We regret to inform you that the 25th edition of the Kunstenfestivaldesarts, due to take place 8-30 May, is cancelled. Confronted with the SARS-CoV-2 crisis and in anticipation of the new measures about to be imposed by the National Security Council, we have decided not to proceed with this year's festival. The decision has not been taken lightly. After much deliberation amongst the participating artists, our team and partners (who have all been working on this edition for more than a year), we’ve chosen to forego KFDA 2020 and prioritise the safety of our audiences and everyone involved.
This situation raises an important question about the role of a cultural institution in such unprecedented times. The Kunstenfestivaldesarts is an international arts festival dedicated to contemporary theatre, performance and dance. Our mission has always been to support artistic creation, and despite these difficult circumstances we want to stay loyal to this credo. Faced with a global crisis that has so deeply affected and financially weakened the artistic community as a whole, we are committed to remunerating our artists and collaborators for the co-production and also offering financial compensation for the performances that have been cancelled. Given the complexities of the matter, it is crucial to support artists not only at this moment but also into the future. Therefore we have launched a Ghost Tickets campaign, inviting the public to contribute to this action.
While focusing on the state of the arts, we are also aware that this crisis is having a dramatic impact on the whole of society and on our most vulnerable citizens. Which is why we have formed a partnership with DoucheFLUX, a Brussels organisation that supports the homeless and people in precarious living situations.
The festival was born 25 years ago with the desire to go beyond individual communities, to bring audiences together in the same place: a theatre hall, an abandoned site, a public space. A festival provides the opportunity to broaden the image we each have of the city in which we live; to meet others without having planned it. A festival is a gathering place, a place to encounter the unforeseen, a space that we hope to re-experience again soon.
While being deeply rooted and well engaged in Brussels, the Kunstenfestivaldesarts has always transcended any opposition between the international and the local. However, an international festival is linked with international mobility, something impossible at the moment and uncertain in the near future. We want to highlight the significance of an international festival during the period in which we are now living. We can observe how this emergency situation has been instrumentalized by governments and political leaders in a spirit of isolationism and nationalism, throughout Europe and other parts of the world. Above all, the role of an international festival is –and will become even more-so– to preserve international exchange and the diversity of artistic expression; to bring to our city a plurality of visions from different regions of the world and help us navigate its complexity.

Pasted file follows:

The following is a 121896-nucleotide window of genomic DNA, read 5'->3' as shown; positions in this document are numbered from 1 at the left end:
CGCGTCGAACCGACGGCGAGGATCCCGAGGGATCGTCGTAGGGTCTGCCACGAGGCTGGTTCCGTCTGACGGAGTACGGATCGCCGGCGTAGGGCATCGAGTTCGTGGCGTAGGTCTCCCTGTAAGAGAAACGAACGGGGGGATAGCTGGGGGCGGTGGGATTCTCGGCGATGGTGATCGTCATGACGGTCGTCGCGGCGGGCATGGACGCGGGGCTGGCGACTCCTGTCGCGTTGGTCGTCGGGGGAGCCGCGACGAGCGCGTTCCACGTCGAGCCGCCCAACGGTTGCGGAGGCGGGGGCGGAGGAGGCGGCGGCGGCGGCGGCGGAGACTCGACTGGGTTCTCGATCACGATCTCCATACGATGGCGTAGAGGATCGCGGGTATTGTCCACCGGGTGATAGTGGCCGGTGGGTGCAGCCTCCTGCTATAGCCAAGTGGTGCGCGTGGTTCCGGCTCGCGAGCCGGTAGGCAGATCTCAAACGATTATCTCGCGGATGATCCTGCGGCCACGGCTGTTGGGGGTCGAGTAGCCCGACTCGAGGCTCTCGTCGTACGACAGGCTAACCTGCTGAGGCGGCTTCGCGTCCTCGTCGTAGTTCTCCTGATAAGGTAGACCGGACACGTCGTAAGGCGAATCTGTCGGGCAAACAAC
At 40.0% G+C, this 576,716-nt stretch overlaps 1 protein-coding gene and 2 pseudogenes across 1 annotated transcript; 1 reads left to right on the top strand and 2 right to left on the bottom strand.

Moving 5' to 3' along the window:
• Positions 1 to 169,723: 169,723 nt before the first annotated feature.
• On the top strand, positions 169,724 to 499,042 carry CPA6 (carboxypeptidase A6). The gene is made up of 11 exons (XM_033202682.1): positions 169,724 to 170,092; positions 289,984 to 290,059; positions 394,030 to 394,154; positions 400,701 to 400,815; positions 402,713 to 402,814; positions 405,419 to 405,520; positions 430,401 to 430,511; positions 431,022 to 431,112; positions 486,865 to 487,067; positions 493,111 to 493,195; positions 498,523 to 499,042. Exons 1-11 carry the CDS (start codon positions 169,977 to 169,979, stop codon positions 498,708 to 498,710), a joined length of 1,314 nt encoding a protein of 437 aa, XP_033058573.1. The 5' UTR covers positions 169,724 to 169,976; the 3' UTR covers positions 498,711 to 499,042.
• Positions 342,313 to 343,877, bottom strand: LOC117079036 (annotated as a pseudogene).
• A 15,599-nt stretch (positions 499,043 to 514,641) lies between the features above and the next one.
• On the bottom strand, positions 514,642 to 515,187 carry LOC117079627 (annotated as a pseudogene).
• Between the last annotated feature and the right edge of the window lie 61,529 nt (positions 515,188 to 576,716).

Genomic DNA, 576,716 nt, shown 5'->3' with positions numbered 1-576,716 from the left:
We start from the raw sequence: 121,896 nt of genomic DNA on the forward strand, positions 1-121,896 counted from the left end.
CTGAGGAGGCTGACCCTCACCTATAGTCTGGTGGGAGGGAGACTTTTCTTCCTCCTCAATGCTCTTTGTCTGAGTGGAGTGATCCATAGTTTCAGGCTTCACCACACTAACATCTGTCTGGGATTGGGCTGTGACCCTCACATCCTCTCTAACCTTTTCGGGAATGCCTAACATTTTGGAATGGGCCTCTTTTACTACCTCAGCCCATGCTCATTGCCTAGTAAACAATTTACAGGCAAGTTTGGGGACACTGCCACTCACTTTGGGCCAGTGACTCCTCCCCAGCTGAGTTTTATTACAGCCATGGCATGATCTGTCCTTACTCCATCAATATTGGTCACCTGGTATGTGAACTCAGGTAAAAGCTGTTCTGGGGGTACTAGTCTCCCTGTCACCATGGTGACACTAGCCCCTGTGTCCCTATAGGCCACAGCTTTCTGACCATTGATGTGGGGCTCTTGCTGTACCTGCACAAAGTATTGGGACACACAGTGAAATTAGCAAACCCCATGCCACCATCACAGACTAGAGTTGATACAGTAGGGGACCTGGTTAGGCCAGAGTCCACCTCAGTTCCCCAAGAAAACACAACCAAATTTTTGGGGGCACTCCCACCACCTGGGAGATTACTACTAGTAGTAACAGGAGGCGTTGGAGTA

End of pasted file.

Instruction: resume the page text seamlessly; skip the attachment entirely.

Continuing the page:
Last week we were in video conversation with Akira Takayama, one of the artists in this year's programme. While desiring to go back to work, he mentioned how some people in Japan currently feel similar to the way they felt in the aftermath of Fukushima: concern for the present mixes with the desire to seek new strategies and reinforce the irreplaceable role of artistic creation in providing vision and raising questions about the society we want to bring into being. Now more than ever, faced with the need and the risk of restricting our sights to the essential, artistic creation keeps our imaginations open to writing other possible futures. In April 2011, one month after Fukushima, theatre critic Kôjin Nishidô penned this message:
“We need theatre all the more at a time of crisis. Theatre is a mode of expression that confronts death, and theatre people should embrace it as part of their mission to constantly ask themselves if the stage can be relevant in the face of extreme conditions. Despite this, at this time of emergency, many have had to turn their theatre dark, sometimes for days and sometimes for nearly a month. The reasons for their decisions were manifold: safety issues, an unstable power supply due to rolling blackouts, and the pure, artistic questioning of the relevancy theatre can have during a crisis. Whether theatres should open their doors in this unprecedented situation that has already seen many deaths and casualties, is a question that admits no definite answer. Situations vary from one company to another, and the final call is up to each entity. So the single thing that people committed to theatre can do is take this opportunity to question and explore the power of theatre. On the evening of 11 March, when all transport in Tokyo came to a halt, Sho Ryuzanji’s company put on a performance for 21 spectators who had turned up at his studio that holds 70. The audience rallied to show their support for the fringe venue. (…) Those 21 spectators who came together in the Tokyo studio that evening must have been engaged in the serious question of what theatre-as-praxis permits: how it enables us to shape our lives, what is possible and what is not. This, I think, is how the theatrical imagination should work – a thought process that is open to the world. May we have faith in theatre and may art always be with us.”